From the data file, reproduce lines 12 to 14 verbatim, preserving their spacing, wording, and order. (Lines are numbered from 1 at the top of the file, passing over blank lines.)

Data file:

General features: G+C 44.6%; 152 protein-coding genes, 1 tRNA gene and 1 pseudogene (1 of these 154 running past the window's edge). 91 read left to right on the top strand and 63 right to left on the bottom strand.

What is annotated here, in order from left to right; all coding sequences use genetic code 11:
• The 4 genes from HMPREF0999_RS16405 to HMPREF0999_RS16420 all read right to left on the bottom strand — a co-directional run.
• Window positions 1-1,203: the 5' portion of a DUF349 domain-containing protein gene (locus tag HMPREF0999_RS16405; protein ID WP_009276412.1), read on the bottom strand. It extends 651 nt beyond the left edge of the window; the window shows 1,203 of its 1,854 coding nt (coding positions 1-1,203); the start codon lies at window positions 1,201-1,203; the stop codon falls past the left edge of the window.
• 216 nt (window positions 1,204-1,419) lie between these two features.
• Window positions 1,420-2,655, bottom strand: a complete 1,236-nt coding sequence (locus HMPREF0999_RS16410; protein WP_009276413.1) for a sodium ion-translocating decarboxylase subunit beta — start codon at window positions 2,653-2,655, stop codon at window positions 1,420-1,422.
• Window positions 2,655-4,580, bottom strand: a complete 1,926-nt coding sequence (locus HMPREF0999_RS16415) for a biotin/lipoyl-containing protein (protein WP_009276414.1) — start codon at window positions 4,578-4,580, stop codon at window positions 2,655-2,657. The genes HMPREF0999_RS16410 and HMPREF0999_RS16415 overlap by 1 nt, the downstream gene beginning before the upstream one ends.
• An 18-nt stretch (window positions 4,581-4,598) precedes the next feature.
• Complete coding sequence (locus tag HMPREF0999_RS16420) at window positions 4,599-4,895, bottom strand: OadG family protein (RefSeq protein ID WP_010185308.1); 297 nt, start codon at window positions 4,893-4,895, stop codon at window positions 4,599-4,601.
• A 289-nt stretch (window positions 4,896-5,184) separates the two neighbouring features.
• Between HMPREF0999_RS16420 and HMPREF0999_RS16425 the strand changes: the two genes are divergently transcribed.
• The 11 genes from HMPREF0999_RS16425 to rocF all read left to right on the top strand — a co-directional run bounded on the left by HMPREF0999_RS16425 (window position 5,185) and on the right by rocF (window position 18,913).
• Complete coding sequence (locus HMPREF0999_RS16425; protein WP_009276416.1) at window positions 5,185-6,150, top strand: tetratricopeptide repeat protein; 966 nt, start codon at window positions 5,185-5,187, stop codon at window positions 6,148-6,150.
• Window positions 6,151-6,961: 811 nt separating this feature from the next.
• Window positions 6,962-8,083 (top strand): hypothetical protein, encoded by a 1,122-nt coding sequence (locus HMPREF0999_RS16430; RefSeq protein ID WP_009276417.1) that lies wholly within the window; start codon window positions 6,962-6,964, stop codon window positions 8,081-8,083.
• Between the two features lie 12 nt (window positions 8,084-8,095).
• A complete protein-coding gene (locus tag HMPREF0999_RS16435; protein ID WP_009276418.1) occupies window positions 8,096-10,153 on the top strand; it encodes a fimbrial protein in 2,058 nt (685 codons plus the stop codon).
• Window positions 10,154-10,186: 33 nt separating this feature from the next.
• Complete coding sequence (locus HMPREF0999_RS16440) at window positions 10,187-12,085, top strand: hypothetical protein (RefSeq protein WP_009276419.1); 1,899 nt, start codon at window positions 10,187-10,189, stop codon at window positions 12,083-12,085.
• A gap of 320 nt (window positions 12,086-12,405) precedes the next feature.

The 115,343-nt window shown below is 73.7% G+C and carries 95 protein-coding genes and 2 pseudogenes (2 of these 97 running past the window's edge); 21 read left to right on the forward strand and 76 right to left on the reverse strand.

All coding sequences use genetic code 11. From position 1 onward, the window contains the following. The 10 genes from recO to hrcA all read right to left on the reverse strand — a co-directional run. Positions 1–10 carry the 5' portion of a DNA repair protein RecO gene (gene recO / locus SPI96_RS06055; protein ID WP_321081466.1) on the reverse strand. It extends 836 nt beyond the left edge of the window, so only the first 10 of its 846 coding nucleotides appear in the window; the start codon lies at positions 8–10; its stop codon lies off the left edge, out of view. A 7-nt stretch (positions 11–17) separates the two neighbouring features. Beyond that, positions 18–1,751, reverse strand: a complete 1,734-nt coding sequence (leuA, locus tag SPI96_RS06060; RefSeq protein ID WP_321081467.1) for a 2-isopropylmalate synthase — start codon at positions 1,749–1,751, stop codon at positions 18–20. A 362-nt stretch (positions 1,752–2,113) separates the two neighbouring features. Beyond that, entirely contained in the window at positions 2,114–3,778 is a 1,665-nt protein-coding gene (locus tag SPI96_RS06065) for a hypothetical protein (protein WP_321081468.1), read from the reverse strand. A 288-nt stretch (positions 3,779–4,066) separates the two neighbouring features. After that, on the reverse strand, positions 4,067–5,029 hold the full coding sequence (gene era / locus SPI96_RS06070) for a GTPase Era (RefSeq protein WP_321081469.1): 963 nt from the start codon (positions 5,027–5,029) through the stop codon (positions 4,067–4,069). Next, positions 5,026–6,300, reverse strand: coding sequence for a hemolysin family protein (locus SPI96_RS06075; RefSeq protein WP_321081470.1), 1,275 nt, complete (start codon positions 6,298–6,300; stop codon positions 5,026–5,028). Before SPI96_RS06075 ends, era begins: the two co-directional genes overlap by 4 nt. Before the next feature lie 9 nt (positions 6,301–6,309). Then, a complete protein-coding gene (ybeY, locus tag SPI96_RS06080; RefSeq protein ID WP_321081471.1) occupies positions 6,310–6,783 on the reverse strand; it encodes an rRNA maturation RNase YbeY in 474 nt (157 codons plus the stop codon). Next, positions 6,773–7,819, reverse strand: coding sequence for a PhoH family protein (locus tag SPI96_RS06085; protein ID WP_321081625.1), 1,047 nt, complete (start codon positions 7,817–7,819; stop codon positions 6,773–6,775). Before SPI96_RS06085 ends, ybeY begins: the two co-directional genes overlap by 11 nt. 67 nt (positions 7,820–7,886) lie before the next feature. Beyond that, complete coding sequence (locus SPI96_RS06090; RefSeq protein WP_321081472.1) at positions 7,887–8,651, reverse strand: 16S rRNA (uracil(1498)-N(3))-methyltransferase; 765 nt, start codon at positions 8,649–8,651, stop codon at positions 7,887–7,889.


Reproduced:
• The 11 genes from HMPREF0999_RS16425 to rocF all read left to right on the top strand — a co-directional run bounded on the left by HMPREF0999_RS16425 (window position 5,185) and on the right by rocF (window position 18,913).
• Complete coding sequence (locus HMPREF0999_RS16425; protein WP_009276416.1) at window positions 5,185-6,150, top strand: tetratricopeptide repeat protein; 966 nt, start codon at window positions 5,185-5,187, stop codon at window positions 6,148-6,150.
• Window positions 6,151-6,961: 811 nt separating this feature from the next.